2016 marks 10 years from the time the world was first introduced to the music of The Green Kingdom (aka Michael Cottone). And 10 years on, Cottone’s had plenty of time to find different ways to explore his trademark blend of guitar and gentle electronic flourishes. With his latest album, Harbor, Cottone has refined his palette to create one of his most focused and charming albums to date. And for a guy who releases consistently strong material, that’s saying something.
“Inlet” opens things off with some gently strummed chords that are effects laden in such a way that the notes almost seem to float in, as if from nowhere, and then float off into eternity. Every sound from every source instrument/sound seems to blend to create the whole. In terms of how the various sounds at play are mixed, it’s some of the tightest mixing from Cottone ever- it’s as if all the instruments and sounds seem to be birthed from the same place and tentacle out from one another.
Second song “Harbor” is a completely different beast. Largely driven by guitar and live drums, it has a simple guitar driven charm not unlike something found in the work or Tortoise, Helios or Mogwai. But what links the first song to the second is that they share a similar feel.
And that’s the key to the album – tone. Harbor, is an album that has this almost tangibly bright quality to it. There’s something optimistic in the feel of the album, something that seems to invite the listener in.
One of Cottons’s trademarks is his use of guitar and indeed that plays a key role in that bright and inviting feel that pervades the album. The guitar work here is quite striking both the way it’s approached and the way it plays in the mix. “Thermals” and “Evergreen Sunset” contain some of the most stripped down guitar work in the Green Kingdom catalogue. Both songs almost feel like they were done in a single take with guitar and an amp. There is an ambience to both pieces that comes from hearing the hums and buzzes of the amp’s feedback left in the mix. Overall, it lends an immediacy and intimacy that carries out throughout the album even when the more processed moments are at work.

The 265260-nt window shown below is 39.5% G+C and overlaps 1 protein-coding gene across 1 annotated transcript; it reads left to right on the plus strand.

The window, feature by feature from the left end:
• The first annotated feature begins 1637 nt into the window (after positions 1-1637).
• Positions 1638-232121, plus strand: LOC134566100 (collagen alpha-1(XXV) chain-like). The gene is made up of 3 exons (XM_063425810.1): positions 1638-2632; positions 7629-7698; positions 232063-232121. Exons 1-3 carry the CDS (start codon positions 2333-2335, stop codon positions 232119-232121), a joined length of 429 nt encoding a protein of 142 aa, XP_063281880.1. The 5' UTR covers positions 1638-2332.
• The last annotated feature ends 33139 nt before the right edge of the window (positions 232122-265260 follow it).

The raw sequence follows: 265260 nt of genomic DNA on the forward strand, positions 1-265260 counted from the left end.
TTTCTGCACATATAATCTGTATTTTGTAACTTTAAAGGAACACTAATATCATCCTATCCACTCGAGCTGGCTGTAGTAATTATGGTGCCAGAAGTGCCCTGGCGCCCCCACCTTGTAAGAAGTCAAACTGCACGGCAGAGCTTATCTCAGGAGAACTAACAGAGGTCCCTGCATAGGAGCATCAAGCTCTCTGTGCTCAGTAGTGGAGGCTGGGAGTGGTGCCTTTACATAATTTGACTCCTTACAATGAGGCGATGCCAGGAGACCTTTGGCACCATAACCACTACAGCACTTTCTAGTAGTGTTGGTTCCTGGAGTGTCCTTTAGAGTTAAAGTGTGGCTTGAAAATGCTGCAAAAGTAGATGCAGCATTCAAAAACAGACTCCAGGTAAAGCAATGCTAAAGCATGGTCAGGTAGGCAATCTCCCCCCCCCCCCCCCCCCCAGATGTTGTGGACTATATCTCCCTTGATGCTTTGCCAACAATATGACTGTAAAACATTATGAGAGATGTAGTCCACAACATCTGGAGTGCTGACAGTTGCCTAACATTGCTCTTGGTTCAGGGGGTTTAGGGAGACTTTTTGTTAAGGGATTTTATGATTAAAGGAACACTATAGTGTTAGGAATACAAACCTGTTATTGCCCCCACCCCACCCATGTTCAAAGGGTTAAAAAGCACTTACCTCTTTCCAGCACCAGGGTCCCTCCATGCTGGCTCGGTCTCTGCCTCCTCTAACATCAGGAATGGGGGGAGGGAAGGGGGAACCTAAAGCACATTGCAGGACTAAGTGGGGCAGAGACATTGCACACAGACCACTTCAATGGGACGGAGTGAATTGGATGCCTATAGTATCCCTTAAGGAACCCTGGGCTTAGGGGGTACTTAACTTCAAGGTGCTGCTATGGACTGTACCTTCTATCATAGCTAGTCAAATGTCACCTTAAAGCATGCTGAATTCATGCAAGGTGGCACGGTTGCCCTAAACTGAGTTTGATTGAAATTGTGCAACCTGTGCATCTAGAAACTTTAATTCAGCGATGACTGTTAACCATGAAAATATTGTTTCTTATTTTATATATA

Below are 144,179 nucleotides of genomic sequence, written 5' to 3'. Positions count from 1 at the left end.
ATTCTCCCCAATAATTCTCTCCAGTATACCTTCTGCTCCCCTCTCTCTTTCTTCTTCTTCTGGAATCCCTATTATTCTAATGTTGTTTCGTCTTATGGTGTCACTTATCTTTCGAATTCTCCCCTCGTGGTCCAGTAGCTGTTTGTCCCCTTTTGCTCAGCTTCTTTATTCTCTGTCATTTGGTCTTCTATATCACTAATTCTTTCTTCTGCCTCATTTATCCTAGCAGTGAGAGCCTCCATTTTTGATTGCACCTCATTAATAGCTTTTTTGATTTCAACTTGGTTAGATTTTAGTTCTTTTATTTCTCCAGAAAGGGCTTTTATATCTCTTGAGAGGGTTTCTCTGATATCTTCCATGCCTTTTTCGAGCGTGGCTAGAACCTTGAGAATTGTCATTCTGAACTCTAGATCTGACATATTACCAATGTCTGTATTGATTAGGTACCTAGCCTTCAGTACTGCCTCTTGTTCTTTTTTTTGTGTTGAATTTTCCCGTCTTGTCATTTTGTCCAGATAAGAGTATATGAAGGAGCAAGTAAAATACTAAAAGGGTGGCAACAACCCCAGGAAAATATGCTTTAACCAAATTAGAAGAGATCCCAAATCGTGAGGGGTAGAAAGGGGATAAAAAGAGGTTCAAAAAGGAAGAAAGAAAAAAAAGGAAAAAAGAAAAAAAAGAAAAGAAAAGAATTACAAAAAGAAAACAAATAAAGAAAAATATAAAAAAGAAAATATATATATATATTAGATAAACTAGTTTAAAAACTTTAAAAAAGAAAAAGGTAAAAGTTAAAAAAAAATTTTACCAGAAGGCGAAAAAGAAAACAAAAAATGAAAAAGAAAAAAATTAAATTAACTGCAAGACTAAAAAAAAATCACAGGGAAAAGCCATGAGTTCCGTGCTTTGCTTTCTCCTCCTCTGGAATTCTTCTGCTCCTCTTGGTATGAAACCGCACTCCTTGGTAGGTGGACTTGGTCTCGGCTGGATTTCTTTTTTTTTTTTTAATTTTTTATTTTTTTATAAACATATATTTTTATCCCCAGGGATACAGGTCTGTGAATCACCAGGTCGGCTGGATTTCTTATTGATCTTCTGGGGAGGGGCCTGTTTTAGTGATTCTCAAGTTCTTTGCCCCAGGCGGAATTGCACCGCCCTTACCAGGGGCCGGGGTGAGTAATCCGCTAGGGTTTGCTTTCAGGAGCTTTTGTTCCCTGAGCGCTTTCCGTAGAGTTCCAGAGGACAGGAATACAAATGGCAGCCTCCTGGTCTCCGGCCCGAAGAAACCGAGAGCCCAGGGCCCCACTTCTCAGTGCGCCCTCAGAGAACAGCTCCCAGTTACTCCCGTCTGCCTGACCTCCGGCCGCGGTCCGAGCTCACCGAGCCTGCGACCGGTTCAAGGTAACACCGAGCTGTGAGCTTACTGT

The electronic elements of the album tend to rely on a blend of almost floating/lilting ambience and gentle rhythmic percolations. Listening to Cottone play with these elements, he really feels like he’s crafting a new world with each piece – as if each song has it owns story to tell. Take the contrasting approach of back-to-back songs “Haze Layers” and “Faun (enchantedforestmix)”. “Haze Layers” gently builds on a series of rhythmic pulses before actually settling into a 4/4 beat – it’s a narrative that builds steam as it progresses. Conversely, “Faun…” is a piece that begins full and slowly decays, as if seeing something whole recede into it’s tentative origin parts. There’s a loss of orientation that comes with it, but still, even in the decay there’s warmth that continues to pervade. And in the context of Harbor, even decay isn’t a frightening thing – mysterious, yes, but never unwelcoming.
As a whole, Harbor, is a difficult album to write about – it’s one of those albums you find yourself tempted to say: “well, it just works”. But in truth, the temptation to rely on those easy turns of phrase would bely the fact that for all it’s easy warmth, Harbor is also an album that contains more than it’s share of mysteries to get listeners to keep coming back to find new hidden corners to explore. And as the days start to get longer and fall transitions to winter, it’s the perfect companion for walks that you’re in no hurry to see come to an end.